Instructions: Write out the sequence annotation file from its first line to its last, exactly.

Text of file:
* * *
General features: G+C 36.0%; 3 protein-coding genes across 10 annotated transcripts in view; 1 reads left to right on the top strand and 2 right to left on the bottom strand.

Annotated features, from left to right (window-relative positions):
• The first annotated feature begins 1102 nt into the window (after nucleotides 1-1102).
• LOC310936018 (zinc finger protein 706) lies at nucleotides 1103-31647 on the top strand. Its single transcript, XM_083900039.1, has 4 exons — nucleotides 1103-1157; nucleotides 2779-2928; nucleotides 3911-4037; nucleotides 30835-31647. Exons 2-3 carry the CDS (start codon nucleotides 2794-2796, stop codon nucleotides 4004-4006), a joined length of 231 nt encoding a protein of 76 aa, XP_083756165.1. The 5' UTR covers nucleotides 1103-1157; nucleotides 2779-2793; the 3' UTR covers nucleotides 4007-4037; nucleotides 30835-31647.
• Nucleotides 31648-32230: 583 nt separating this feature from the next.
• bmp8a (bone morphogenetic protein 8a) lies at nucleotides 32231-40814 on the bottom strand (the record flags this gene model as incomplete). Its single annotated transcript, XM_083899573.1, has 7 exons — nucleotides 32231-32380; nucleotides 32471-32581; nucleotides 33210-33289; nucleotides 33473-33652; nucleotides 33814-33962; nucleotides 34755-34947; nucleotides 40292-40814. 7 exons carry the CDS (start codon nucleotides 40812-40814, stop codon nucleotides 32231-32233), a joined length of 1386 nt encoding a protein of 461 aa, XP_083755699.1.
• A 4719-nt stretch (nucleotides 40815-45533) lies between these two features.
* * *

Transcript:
General features: G+C 36.0%; 3 protein-coding genes across 10 annotated transcripts in view; 1 reads left to right on the top strand and 2 right to left on the bottom strand.

Annotated features, from left to right (window-relative positions):
• The first annotated feature begins 1102 nt into the window (after nucleotides 1-1102).
• LOC310936018 (zinc finger protein 706) lies at nucleotides 1103-31647 on the top strand. Its single transcript, XM_083900039.1, has 4 exons — nucleotides 1103-1157; nucleotides 2779-2928; nucleotides 3911-4037; nucleotides 30835-31647. Exons 2-3 carry the CDS (start codon nucleotides 2794-2796, stop codon nucleotides 4004-4006), a joined length of 231 nt encoding a protein of 76 aa, XP_083756165.1. The 5' UTR covers nucleotides 1103-1157; nucleotides 2779-2793; the 3' UTR covers nucleotides 4007-4037; nucleotides 30835-31647.
• Nucleotides 31648-32230: 583 nt separating this feature from the next.
• bmp8a (bone morphogenetic protein 8a) lies at nucleotides 32231-40814 on the bottom strand (the record flags this gene model as incomplete). Its single annotated transcript, XM_083899573.1, has 7 exons — nucleotides 32231-32380; nucleotides 32471-32581; nucleotides 33210-33289; nucleotides 33473-33652; nucleotides 33814-33962; nucleotides 34755-34947; nucleotides 40292-40814. 7 exons carry the CDS (start codon nucleotides 40812-40814, stop codon nucleotides 32231-32233), a joined length of 1386 nt encoding a protein of 461 aa, XP_083755699.1.
• A 4719-nt stretch (nucleotides 40815-45533) lies between these two features.